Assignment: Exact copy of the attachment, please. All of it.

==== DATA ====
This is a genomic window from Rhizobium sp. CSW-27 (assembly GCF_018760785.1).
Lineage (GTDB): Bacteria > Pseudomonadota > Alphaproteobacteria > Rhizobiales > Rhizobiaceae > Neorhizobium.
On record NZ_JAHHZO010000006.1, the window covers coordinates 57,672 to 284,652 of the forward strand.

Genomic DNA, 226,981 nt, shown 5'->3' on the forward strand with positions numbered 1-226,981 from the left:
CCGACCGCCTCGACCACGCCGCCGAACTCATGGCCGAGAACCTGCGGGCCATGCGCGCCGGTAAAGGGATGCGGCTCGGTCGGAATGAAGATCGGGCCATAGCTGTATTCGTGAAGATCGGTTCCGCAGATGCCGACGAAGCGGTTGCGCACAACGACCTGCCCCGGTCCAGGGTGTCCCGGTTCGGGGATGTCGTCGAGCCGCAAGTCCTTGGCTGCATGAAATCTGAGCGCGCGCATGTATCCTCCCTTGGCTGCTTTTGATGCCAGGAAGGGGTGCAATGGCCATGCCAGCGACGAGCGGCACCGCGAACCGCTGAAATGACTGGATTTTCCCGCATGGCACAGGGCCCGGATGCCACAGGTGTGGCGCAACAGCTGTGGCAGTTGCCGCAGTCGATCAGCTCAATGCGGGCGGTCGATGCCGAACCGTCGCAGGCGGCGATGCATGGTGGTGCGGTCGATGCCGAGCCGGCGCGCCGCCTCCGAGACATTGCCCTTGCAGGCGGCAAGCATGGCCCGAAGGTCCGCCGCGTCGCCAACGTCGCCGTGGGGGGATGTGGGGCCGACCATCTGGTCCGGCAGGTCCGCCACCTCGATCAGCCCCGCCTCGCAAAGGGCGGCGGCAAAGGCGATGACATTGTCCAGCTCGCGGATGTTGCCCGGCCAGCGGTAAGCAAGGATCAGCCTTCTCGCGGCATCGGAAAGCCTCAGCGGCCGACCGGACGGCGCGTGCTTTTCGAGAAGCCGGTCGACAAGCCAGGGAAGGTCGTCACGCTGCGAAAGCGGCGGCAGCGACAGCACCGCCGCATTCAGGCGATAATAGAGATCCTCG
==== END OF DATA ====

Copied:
This is a genomic window from Rhizobium sp. CSW-27 (assembly GCF_018760785.1).
Lineage (GTDB): Bacteria > Pseudomonadota > Alphaproteobacteria > Rhizobiales > Rhizobiaceae > Neorhizobium.
On record NZ_JAHHZO010000006.1, the window covers coordinates 57,672 to 284,652 of the forward strand.

Genomic DNA, 226,981 nt, shown 5'->3' on the forward strand with positions numbered 1-226,981 from the left:
CCGACCGCCTCGACCACGCCGCCGAACTCATGGCCGAGAACCTGCGGGCCATGCGCGCCGGTAAAGGGATGCGGCTCGGTCGGAATGAAGATCGGGCCATAGCTGTATTCGTGAAGATCGGTTCCGCAGATGCCGACGAAGCGGTTGCGCACAACGACCTGCCCCGGTCCAGGGTGTCCCGGTTCGGGGATGTCGTCGAGCCGCAAGTCCTTGGCTGCATGAAATCTGAGCGCGCGCATGTATCCTCCCTTGGCTGCTTTTGATGCCAGGAAGGGGTGCAATGGCCATGCCAGCGACGAGCGGCACCGCGAACCGCTGAAATGACTGGATTTTCCCGCATGGCACAGGGCCCGGATGCCACAGGTGTGGCGCAACAGCTGTGGCAGTTGCCGCAGTCGATCAGCTCAATGCGGGCGGTCGATGCCGAACCGTCGCAGGCGGCGATGCATGGTGGTGCGGTCGATGCCGAGCCGGCGCGCCGCCTCCGAGACATTGCCCTTGCAGGCGGCAAGCATGGCCCGAAGGTCCGCCGCGTCGCCAACGTCGCCGTGGGGGGATGTGGGGCCGACCATCTGGTCCGGCAGGTCCGCCACCTCGATCAGCCCCGCCTCGCAAAGGGCGGCGGCAAAGGCGATGACATTGTCCAGCTCGCGGATGTTGCCCGGCCAGCGGTAAGCAAGGATCAGCCTTCTCGCGGCATCGGAAAGCCTCAGCGGCCGACCGGACGGCGCGTGCTTTTCGAGAAGCCGGTCGACAAGCCAGGGAAGGTCGTCACGCTGCGAAAGCGGCGGCAGCGACAGCACCGCCGCATTCAGGCGATAATAGAGATCCTCG